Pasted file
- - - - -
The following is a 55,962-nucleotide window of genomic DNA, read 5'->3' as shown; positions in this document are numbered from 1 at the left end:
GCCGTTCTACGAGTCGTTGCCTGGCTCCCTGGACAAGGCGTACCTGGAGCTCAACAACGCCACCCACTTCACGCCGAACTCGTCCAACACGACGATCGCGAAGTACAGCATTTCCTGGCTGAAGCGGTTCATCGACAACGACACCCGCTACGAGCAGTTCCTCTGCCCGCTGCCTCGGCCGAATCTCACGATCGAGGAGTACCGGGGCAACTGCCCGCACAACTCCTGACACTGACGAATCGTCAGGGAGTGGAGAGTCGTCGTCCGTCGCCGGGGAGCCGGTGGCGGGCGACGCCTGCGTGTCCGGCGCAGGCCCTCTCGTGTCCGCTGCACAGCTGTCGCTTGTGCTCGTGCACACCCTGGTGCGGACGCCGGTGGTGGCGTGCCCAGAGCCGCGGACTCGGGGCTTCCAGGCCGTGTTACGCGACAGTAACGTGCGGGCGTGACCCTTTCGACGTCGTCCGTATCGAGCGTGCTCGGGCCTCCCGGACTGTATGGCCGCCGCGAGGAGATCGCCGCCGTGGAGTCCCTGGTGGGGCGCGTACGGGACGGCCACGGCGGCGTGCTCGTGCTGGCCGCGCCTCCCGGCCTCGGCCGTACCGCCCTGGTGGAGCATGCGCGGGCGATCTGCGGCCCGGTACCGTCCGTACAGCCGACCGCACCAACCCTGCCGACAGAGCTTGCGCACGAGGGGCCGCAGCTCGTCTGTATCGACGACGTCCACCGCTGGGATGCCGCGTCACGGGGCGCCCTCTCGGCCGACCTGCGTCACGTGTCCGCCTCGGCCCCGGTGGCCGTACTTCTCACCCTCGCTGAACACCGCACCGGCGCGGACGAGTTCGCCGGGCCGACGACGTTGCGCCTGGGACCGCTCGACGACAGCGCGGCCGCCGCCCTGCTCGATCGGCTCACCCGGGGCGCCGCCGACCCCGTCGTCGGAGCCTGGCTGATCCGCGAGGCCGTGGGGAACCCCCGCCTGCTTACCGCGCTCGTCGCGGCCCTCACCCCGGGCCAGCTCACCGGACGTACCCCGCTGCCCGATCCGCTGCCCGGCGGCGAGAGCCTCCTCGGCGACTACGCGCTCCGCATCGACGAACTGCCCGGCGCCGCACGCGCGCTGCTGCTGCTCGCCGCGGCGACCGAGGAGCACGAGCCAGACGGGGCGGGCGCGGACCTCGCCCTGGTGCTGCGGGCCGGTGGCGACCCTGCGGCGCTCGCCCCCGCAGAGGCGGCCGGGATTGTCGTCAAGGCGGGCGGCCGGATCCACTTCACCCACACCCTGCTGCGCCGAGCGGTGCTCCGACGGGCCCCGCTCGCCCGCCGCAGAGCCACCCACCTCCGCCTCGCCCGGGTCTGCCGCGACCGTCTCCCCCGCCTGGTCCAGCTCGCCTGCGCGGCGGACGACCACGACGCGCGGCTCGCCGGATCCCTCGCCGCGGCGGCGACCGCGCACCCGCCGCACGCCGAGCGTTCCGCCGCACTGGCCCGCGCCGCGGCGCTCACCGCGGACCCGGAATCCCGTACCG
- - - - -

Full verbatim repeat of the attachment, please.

The following is a 55,962-nucleotide window of genomic DNA, read 5'->3' as shown; positions in this document are numbered from 1 at the left end:
GCCGTTCTACGAGTCGTTGCCTGGCTCCCTGGACAAGGCGTACCTGGAGCTCAACAACGCCACCCACTTCACGCCGAACTCGTCCAACACGACGATCGCGAAGTACAGCATTTCCTGGCTGAAGCGGTTCATCGACAACGACACCCGCTACGAGCAGTTCCTCTGCCCGCTGCCTCGGCCGAATCTCACGATCGAGGAGTACCGGGGCAACTGCCCGCACAACTCCTGACACTGACGAATCGTCAGGGAGTGGAGAGTCGTCGTCCGTCGCCGGGGAGCCGGTGGCGGGCGACGCCTGCGTGTCCGGCGCAGGCCCTCTCGTGTCCGCTGCACAGCTGTCGCTTGTGCTCGTGCACACCCTGGTGCGGACGCCGGTGGTGGCGTGCCCAGAGCCGCGGACTCGGGGCTTCCAGGCCGTGTTACGCGACAGTAACGTGCGGGCGTGACCCTTTCGACGTCGTCCGTATCGAGCGTGCTCGGGCCTCCCGGACTGTATGGCCGCCGCGAGGAGATCGCCGCCGTGGAGTCCCTGGTGGGGCGCGTACGGGACGGCCACGGCGGCGTGCTCGTGCTGGCCGCGCCTCCCGGCCTCGGCCGTACCGCCCTGGTGGAGCATGCGCGGGCGATCTGCGGCCCGGTACCGTCCGTACAGCCGACCGCACCAACCCTGCCGACAGAGCTTGCGCACGAGGGGCCGCAGCTCGTCTGTATCGACGACGTCCACCGCTGGGATGCCGCGTCACGGGGCGCCCTCTCGGCCGACCTGCGTCACGTGTCCGCCTCGGCCCCGGTGGCCGTACTTCTCACCCTCGCTGAACACCGCACCGGCGCGGACGAGTTCGCCGGGCCGACGACGTTGCGCCTGGGACCGCTCGACGACAGCGCGGCCGCCGCCCTGCTCGATCGGCTCACCCGGGGCGCCGCCGACCCCGTCGTCGGAGCCTGGCTGATCCGCGAGGCCGTGGGGAACCCCCGCCTGCTTACCGCGCTCGTCGCGGCCCTCACCCCGGGCCAGCTCACCGGACGTACCCCGCTGCCCGATCCGCTGCCCGGCGGCGAGAGCCTCCTCGGCGACTACGCGCTCCGCATCGACGAACTGCCCGGCGCCGCACGCGCGCTGCTGCTGCTCGCCGCGGCGACCGAGGAGCACGAGCCAGACGGGGCGGGCGCGGACCTCGCCCTGGTGCTGCGGGCCGGTGGCGACCCTGCGGCGCTCGCCCCCGCAGAGGCGGCCGGGATTGTCGTCAAGGCGGGCGGCCGGATCCACTTCACCCACACCCTGCTGCGCCGAGCGGTGCTCCGACGGGCCCCGCTCGCCCGCCGCAGAGCCACCCACCTCCGCCTCGCCCGGGTCTGCCGCGACCGTCTCCCCCGCCTGGTCCAGCTCGCCTGCGCGGCGGACGACCACGACGCGCGGCTCGCCGGATCCCTCGCCGCGGCGGCGACCGCGCACCCGCCGCACGCCGAGCGTTCCGCCGCACTGGCCCGCGCCGCGGCGCTCACCGCGGACCCGGAATCCCGTACCG